Hamming in the hills
Once again members of team NoVa were hamming in the hills in support of Bob Bruninga’s annual Appalachian Trail Golden Packet APRS exercise. As usual we manned station 6 of the 15 station chain with tactical callsign HWKSBL-6.
Note that station 6 has moved around three locations over the years including White Rock Cliff along the Tuscarora Trail, Stony Man Mountain and Hawksbill Mountain.
We brought similar gear in years past including this Kenwood TM-D710A with aftermarket GPS…
The complete list:
- Kenwood D710 plus aftermarket GPS with the “iffy” stock mic featuring the hopelessly ridiculous RJ connectors used for a “stretching” mic cord,
- 10 AH LiFePO battery (so light… so nice),
- Diamond X50 dual band antenna (silly design with the new shorter radials, but very portable, somewhat safe around humans and it functions) – on sale at HRO last week,
- Speaker stand placing the antenna’s <cough> radials </cough> just above poke-eyes-out level for most humans.
Seven year setup procedure
Participating in the ATGP since 2009 has taught us much. We’ve honed our gear list to bare essentials making station setup as easy as…
- Hike 30 minutes,
- Reach top and admire views (WX was good at first),
- Unstow antenna pre-attached to the speaker stand top portion and place on tripod bottom portion,
- Unpack radio and battery,
- Connect battery and antenna cables,
- Power-on and load PM5 config (same config used for years),
- Done… wait.
Behind the Byrd’s Nest #2 shelter
We initially setup the APRS station slightly behind the same shelter used during last year’s activation of Hawksbill Mountain. Note the newer version of the X50 has UHF radials unlike the older example of the same model used in previous years.
The move to behind the shelter was to regain packet flows to my home station Igate which was blocked by the shelter last year. As well this secluded position kept us away from the large crowds that enjoy Hawksbill mountain. W4EON is seen above checking aprs.fi for evidence of APRS-IS activity at my KX4O-10 Igate. In case you’re wondering, station 7 and my Igate are straight through those trees. The figure below highlights the general link directions south, north and a bit more east towards my home.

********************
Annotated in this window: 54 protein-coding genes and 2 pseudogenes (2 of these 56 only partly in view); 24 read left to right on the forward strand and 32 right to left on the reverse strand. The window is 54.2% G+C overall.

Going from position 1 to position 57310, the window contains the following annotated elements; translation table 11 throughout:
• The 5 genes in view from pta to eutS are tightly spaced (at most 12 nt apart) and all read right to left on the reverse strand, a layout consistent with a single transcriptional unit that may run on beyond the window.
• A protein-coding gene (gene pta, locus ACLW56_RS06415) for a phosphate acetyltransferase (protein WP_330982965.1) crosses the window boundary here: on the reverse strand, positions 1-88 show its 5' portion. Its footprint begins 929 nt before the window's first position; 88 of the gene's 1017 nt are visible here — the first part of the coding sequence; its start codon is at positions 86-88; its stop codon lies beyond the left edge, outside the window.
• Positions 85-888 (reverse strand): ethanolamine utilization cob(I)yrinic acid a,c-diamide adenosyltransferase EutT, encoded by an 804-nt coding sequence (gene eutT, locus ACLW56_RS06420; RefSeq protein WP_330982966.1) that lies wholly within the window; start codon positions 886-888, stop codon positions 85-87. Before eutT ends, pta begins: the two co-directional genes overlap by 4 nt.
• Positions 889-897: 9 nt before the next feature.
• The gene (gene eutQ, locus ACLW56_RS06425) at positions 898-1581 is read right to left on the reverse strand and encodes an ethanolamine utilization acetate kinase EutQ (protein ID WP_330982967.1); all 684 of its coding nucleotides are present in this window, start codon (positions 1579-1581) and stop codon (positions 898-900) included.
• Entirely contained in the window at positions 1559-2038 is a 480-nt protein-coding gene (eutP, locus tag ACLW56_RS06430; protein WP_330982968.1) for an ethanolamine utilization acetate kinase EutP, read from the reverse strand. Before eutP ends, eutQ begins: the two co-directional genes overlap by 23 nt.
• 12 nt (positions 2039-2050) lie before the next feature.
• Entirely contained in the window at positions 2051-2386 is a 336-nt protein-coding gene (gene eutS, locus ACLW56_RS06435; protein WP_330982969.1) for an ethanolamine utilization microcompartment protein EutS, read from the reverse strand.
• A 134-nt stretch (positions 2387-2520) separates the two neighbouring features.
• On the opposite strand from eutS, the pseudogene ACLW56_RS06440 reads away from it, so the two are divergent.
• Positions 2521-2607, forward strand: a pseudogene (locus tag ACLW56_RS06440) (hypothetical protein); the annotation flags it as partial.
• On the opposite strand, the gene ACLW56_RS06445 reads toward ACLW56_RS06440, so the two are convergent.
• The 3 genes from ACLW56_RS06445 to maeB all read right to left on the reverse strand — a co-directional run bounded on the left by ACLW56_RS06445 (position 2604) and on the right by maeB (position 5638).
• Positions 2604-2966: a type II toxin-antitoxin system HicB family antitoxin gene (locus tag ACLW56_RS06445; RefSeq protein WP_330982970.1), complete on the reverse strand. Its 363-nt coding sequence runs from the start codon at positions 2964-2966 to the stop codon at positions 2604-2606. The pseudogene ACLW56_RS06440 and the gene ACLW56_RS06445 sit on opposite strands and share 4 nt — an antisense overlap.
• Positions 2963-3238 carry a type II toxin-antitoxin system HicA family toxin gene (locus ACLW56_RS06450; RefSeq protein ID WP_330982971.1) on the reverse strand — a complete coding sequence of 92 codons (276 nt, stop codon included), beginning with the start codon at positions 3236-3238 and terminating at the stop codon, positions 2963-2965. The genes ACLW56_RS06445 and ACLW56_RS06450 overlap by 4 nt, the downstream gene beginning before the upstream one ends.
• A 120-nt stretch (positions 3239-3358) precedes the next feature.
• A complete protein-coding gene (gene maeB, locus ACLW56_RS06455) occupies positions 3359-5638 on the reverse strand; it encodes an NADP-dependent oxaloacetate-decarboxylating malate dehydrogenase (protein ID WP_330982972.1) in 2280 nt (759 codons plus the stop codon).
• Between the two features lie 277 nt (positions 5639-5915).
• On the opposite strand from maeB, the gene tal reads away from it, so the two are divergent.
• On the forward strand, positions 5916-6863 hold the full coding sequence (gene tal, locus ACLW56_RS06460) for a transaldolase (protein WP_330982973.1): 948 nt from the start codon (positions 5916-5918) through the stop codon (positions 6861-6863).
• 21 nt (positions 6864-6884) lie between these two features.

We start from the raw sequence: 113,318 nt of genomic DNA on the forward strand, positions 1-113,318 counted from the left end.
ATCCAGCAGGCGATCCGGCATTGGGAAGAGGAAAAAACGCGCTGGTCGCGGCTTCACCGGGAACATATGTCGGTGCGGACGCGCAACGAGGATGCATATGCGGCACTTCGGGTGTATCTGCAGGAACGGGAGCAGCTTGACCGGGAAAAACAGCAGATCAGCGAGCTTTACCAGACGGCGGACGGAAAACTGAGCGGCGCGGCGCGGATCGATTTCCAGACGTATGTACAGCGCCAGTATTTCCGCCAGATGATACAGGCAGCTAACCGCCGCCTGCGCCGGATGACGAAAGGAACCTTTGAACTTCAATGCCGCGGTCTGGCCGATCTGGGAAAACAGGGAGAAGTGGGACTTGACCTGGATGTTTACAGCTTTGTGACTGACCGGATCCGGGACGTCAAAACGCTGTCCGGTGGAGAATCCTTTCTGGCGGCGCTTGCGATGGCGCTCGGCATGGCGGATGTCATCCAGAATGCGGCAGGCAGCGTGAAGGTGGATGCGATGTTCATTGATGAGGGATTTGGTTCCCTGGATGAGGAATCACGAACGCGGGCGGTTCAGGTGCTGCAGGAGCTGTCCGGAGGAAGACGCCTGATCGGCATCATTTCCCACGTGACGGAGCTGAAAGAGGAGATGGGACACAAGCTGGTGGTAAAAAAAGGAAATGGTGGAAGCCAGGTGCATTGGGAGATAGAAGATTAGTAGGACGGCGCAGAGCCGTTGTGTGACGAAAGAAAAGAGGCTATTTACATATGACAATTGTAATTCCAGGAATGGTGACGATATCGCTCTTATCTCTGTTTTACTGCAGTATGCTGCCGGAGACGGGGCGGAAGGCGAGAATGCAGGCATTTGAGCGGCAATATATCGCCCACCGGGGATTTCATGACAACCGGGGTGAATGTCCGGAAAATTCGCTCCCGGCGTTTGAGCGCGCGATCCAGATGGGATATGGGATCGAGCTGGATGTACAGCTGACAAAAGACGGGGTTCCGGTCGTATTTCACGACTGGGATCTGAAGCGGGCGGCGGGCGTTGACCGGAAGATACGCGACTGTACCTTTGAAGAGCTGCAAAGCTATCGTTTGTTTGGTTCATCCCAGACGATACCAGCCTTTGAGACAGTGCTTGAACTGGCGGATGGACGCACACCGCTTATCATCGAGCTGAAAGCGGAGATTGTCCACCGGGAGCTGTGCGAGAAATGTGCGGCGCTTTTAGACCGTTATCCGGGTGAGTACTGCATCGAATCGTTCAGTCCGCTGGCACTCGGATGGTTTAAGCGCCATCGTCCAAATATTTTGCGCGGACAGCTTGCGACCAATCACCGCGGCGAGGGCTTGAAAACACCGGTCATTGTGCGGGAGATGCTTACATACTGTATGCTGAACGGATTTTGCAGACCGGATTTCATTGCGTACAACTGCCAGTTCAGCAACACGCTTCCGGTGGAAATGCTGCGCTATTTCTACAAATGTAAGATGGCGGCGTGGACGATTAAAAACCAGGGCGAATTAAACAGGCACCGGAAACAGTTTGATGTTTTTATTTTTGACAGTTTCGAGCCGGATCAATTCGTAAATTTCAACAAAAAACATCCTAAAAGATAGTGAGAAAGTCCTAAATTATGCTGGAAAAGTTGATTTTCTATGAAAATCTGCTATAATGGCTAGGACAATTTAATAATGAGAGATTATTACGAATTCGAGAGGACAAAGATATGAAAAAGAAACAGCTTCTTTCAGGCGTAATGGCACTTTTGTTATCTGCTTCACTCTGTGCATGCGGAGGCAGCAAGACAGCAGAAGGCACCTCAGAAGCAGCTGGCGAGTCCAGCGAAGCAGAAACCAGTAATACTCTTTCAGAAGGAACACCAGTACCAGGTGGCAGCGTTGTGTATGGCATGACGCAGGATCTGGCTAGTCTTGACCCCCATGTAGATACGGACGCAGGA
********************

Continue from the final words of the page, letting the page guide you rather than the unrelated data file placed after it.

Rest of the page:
You can see the Byrd’s Nest #2 shelter lower left and the platform near the red X. The X isn’t marking exactly where our station ever was, but gives a good heads up view of where the RF links need to go.
W4EON did confirm a packet or two made it through my Igate and VHF APRS packets were making it north and south quite well. UHF voice to the north was functional as well, but no such luck with the southern station. Therefore, despite the crowds, we moved the station to the platform at the very top of Hawksbill Mountain and bore witness to incredible views…
As seen above, we keep this station pretty simple. That’s a commercial speaker stand under the antenna. The woefully short radials on the Diamond X50 still keep eyeballs off the tips… a good thing. The battery and radio are sheltered by the backpack used to carry them up the hill.
Result? Many more packets made it to my Igate and voice connectivity to the southern station was established, but just barely at 1 bar of signal meter level. Good enough for voice contacts and 1200 packet, but what about 9600.
9600 bps test a complete success
Since 2009 the Golden Packet exercise used 1200 bps exclusively. This year Bruninga added a 9600 test to the itinerary. This is easy to do with the Kenwood gear with its builtin 1200/9600 TNC. A quick change of a menu item and the existing daisy chain of stations were all passing packets at the faster speed. No degradation was observed at our station. Of course my Igate was no longer useful as it was set to 1200 before I left for the mountains and could not decode the faster packets – no surprise.
Murphy prevented establishment of the full 15 station chain from Georgia to Maine stranding station 1 in the south and 14-15 of the northern stations. That said, the 9600 speed check success made this an overall success.